Bringing Poland back to Europe
18 Mar 2019|

French President Emmanuel Macron’s recent call to reform the European Union is a sign of hope for the entire continent. Even though we have our differences, we’re in agreement when it comes to the essential questions. Macron is fundamentally right about what Europe must do to continue flourishing. We must revitalise the EU by making it more democratic, cohesive and just. And we must strengthen Europe against enemies that want to weaken it—namely, internal populist forces and the foreign powers that support them.

When populists achieve power, as the ruling Law and Justice (PiS) party has in Poland, they dream of sowing division among democratic opposition parties. But we have overcome their cynical strategy by creating the European Coalition of opposition forces ahead of the European Parliament elections in May. This new democratic alliance, which I lead, is already ahead in opinion polls and is on its way to defeating PiS—first in May, and then in Poland’s general election this fall.

Both elections are crucial. Poland needs a new government that respects the rule of law and plays a positive role in the EU. And Europe needs a Poland that, while defending its own interests, also fights strongly for the democratic values that are essential to the EU’s future.

Poland knows first-hand the threats—anti-European attitudes and attacks on the rule of law—that Macron highlighted so well. Although Poles are among the most pro-European people in the EU, Jarosław Kaczyński, the PiS leader and de facto head of the Polish government, is poisoning our ties with the Union. The current government has marginalised Poland to such an extent within the EU that its voice matters little. This is why every sensible Polish politician views our country’s return to a respected and active position within European structures as a vital national-security interest.

That will not happen unless we defeat PiS later this year. If PiS wins a second term in power, Kaczyński may well administer the final doses of his xenophobic poison, by completely subordinating Poland’s judiciary and media to his party’s whims. Can a country without an independent judiciary remain in the EU? I think not.

A new Polish government led by the European Coalition would seek to participate in Macron’s initiatives to reform the EU. We agree with him that the EU can compete with other global powers in ways that no single member state can. We also agree that the EU must strengthen its external borders, protect its democratic processes from external manipulation, and invest in research and innovation at a level similar to the United States and China.

What’s more, individual member states and the EU as a whole must begin to coordinate economic, defence and education policies. Our current deficiencies in this area give foreign actors an advantage and raise the risk that they will take over further branches of European industry.

But I am not convinced by Macron’s suggestion that creating new EU agencies is the best way to tackle these issues. The EU already has more than 30. More agencies mean more bureaucracy—an outcome that is unlikely to inspire much enthusiasm for Europe. A simpler solution would be to strengthen existing EU institutions and ensure that they receive sufficient funding.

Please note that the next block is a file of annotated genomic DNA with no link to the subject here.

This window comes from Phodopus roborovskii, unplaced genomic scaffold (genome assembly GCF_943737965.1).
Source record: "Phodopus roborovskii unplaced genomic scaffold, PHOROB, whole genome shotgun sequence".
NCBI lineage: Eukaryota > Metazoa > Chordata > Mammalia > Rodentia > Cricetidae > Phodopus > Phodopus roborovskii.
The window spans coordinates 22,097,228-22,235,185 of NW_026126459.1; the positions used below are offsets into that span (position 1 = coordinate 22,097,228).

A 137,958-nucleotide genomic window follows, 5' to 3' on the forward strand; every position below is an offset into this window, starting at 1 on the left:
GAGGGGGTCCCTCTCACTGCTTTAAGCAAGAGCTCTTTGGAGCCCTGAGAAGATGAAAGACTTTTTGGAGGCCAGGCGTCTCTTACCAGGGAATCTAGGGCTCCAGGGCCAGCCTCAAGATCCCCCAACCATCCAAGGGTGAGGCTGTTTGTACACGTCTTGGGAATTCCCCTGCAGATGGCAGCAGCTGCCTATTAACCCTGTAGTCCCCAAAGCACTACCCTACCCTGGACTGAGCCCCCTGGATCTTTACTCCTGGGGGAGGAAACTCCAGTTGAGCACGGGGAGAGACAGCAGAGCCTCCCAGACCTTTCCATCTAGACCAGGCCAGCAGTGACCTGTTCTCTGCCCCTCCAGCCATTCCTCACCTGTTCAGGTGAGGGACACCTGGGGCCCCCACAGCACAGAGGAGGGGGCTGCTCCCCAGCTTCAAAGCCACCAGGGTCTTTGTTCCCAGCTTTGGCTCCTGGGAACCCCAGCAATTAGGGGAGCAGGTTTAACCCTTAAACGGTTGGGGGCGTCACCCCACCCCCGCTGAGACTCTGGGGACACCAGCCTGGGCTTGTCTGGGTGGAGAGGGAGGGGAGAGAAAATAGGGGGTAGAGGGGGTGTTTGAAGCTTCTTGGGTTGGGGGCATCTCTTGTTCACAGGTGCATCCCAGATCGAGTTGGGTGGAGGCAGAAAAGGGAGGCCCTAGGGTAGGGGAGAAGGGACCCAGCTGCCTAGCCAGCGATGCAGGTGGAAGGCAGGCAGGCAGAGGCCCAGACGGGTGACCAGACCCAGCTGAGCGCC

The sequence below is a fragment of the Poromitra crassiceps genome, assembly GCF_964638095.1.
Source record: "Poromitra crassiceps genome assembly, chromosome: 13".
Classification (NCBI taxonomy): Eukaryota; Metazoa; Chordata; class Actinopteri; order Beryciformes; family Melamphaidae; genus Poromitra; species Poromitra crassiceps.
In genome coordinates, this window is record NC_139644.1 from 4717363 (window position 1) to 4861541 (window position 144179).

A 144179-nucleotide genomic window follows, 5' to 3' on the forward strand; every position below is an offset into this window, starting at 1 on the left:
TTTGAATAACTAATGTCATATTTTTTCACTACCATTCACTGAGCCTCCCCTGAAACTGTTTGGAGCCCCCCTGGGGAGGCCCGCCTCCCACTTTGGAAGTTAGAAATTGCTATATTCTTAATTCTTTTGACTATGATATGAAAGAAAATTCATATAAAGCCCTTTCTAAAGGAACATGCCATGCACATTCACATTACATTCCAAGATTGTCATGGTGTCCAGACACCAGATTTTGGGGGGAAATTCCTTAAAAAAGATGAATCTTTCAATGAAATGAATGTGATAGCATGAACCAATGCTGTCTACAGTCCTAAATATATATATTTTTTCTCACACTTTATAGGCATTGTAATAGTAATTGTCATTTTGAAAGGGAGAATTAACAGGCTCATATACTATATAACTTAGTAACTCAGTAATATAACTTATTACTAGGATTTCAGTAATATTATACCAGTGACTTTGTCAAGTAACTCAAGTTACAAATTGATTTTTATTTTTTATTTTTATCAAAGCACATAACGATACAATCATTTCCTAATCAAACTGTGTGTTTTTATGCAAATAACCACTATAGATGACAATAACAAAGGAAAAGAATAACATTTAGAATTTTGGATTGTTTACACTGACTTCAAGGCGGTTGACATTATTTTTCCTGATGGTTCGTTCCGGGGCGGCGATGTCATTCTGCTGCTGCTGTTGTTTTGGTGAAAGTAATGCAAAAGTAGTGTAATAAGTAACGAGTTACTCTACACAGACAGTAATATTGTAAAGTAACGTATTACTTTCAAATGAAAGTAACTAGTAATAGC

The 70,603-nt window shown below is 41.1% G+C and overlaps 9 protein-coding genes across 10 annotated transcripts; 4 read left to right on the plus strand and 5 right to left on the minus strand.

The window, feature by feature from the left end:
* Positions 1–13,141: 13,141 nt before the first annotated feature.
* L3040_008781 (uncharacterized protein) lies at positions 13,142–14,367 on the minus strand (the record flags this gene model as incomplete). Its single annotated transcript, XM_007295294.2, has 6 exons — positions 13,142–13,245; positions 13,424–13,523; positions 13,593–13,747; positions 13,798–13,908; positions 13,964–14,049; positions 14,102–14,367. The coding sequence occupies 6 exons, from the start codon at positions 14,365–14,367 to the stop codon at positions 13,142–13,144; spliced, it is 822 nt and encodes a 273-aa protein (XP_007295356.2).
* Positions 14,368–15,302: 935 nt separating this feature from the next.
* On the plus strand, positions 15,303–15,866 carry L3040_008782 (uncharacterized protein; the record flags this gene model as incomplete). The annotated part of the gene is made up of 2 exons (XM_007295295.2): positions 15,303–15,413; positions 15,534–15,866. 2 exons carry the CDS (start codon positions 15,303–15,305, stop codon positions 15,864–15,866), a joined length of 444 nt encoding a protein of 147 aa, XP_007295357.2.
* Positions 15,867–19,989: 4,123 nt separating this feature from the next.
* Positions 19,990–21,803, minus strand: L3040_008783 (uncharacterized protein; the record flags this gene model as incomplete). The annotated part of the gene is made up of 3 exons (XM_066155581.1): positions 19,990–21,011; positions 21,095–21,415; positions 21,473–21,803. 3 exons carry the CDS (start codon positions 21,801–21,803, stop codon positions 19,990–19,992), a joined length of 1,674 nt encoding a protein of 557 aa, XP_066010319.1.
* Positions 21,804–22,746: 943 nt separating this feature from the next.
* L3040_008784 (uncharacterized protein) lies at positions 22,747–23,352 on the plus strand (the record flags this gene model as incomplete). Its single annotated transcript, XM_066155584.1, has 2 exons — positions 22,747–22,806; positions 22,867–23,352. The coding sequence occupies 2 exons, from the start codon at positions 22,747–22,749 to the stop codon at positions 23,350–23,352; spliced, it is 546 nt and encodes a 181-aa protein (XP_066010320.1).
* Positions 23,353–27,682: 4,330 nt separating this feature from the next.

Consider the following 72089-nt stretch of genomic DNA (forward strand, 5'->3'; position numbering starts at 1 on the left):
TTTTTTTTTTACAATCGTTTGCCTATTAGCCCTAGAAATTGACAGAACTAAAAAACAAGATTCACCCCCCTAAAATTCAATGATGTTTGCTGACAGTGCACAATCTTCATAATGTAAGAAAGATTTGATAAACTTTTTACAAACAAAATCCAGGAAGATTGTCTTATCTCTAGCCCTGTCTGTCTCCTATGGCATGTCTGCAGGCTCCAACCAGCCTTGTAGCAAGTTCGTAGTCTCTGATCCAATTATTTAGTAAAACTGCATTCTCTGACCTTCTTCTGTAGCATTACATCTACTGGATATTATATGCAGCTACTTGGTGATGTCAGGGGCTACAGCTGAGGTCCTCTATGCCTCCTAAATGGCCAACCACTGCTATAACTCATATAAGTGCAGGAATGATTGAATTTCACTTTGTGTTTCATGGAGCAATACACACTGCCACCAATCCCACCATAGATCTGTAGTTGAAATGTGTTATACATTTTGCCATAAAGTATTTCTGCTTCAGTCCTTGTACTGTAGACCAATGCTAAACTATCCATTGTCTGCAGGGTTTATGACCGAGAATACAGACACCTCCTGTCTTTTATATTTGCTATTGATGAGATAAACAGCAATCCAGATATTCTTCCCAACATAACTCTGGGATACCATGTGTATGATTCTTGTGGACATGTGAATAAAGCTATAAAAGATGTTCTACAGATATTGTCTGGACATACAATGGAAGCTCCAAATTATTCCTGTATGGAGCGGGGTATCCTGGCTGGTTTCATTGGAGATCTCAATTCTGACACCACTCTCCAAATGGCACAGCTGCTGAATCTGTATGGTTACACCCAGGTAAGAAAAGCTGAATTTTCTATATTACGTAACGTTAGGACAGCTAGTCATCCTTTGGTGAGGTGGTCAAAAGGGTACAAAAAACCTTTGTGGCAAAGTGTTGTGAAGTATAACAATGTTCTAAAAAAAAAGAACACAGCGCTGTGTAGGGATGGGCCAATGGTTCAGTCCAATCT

Macron is right that ‘progress and freedom are about being able to live from your work’. But any administrative attempt to equalise EU labour costs would lead to job losses in Poland and elsewhere in Central Europe, and reduce the capital inflows that help to raise wages and allow the region to catch up to wealthier countries. Manufacturing would continue to leave EU countries that are not sufficiently competitive, but it would go to other parts of the world, not to Central Europe.

Macron is undoubtedly correct, however, to emphasise the importance of European defence and security policy. Should we win power in Poland, the European Coalition intends to initiate a strategic debate among EU leaders to develop effective institutional measures and broaden the EU’s defence resources. The EU needs a robust defence budget and coordination of production within Europe’s defence industry to guarantee that we can realise the missions we undertake.

Here, the EU should show more initiative regarding future cooperation with NATO. It should aim to reaffirm transatlantic ties and strengthen operational links between the two organisations’ military capabilities. The key to our joint success is defence capacity—transatlantic wherever possible, and European when necessary.

Nor should we forget the important task of completing European integration. Let us welcome the Western Balkan countries when they are ready. And let us respect the European aspirations of Ukraine, which is of great strategic importance to Poland and the EU. European solidarity should reach as far as Ukrainian cities—if it does not, Europe will never be a secure whole.

Thirty years ago, Poles overcame their internal divisions and resoundingly rejected communism and subservience to the Soviet Union. This ultimately led to the fall of the Berlin Wall and the end of communism in Europe. Today, confronted by a populist government that wants to divide us, we must remain as united in the cause of democracy, and in our rejection of lawless authoritarianism, as we were in 1989.

Macron’s call for European renewal has come at the right time. We are determined to return Poland to its rightful place in democratic Europe, and we are ready to undertake our common task of reforming the EU.